Students returned to Chaparral Elementary School in Calabasas yesterday feeling a little safer about crossing Mulholland Highway.
The city’s Traffic and Transportation Department began a five-month pilot program in which a crossing guard was put into place to escort children across the busy street where it intersects with Declaration Avenue.
Residents of the Mulwood neighborhood prompted the action after expressing fear for their children’s safety.
"It takes at least two parents, one to halt the traffic and the other to safely get the children across," said Mary Sue Maurer, a resident who walks her child to school. "It became very apparent that even with several parents accompanying the children, the cars were traveling too fast and they were not accustomed to stopping."
Parents told the Calabasas Traffic and Transportation Commission that they wanted to take advantage of the city’s three-year-old Walk-to-School Program––an effort designed to encourage more students to reach school by foot––but were afraid of crossing Mulholland Highway.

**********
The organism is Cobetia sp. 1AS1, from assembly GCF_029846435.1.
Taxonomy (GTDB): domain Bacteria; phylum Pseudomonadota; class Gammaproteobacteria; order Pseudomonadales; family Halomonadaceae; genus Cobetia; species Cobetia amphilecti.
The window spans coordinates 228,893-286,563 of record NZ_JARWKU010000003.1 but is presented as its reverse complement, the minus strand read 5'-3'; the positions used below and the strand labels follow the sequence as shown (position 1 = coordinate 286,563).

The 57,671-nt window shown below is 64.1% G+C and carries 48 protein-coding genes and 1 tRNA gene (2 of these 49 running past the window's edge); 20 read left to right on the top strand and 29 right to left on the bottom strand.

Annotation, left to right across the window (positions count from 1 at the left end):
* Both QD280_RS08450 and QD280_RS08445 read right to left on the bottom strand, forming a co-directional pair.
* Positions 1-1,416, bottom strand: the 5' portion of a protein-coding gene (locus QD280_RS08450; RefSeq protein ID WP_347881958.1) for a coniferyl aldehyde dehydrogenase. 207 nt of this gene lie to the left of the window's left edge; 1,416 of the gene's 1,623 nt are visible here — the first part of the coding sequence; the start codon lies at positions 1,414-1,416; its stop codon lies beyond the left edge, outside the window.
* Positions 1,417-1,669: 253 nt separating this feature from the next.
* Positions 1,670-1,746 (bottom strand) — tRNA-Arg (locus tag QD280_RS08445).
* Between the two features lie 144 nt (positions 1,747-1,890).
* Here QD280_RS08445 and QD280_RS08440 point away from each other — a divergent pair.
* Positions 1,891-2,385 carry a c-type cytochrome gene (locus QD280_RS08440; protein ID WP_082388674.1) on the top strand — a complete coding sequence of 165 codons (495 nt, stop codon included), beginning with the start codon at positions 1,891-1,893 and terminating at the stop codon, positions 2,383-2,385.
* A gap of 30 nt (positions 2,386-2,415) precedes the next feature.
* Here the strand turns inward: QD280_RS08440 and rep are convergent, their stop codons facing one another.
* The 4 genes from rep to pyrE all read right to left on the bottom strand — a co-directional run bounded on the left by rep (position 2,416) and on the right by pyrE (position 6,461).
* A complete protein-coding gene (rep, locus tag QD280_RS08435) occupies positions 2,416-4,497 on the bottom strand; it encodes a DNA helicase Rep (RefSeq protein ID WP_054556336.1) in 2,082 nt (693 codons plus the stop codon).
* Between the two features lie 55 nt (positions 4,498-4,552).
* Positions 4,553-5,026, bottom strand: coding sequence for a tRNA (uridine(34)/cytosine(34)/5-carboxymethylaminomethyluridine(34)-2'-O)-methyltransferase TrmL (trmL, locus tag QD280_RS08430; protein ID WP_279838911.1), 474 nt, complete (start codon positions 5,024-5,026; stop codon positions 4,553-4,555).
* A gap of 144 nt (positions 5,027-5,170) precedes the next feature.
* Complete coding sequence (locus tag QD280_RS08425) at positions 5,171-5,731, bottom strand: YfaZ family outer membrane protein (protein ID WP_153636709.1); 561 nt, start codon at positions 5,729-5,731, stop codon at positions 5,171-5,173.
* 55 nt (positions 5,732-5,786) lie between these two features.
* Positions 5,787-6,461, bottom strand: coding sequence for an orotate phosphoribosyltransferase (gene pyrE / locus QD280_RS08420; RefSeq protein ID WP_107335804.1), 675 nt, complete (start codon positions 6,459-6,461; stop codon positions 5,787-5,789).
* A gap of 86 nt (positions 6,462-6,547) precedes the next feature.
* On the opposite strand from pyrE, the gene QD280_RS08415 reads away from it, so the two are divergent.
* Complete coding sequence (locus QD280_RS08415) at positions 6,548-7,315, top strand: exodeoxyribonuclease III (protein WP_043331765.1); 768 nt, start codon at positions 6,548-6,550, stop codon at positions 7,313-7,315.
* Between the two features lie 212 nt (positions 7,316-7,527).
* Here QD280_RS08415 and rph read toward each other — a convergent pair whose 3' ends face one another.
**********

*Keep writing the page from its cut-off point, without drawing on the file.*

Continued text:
Chaparral Elementary is at 22601 Liberty Bell Road.
The guard will remain on duty each morning and afternoon until summer break next June.
"We’ve requested to do a crossing guard study to see if there is enough pedestrian movement in that area to justify the placement of a permanent crossing guard," said Ruth Garcia, a traffic department spokesperson.
Chaparral currently uses a crossing guard in front of the school on Liberty Bell. Declaration is a street nearby that intersects Mulholland Highway, the area’s main route.
"There are several areas where the children and parents wanted to walk, but the concern was crossing Mulholland Highway," Garcia said.
The city also employs guards at Bay Laurel Elementary School and Lupin Hill Elementary School. Altogether, nine crossing guards patrol the Calabasas schools.
Maurer said the extra Chaparral guard will help ease traffic down the road as well.
"We’re also encouraging that the children of Mulwood will also continue walking to the new middle school," Maurer said. "This is the first step in making the drivers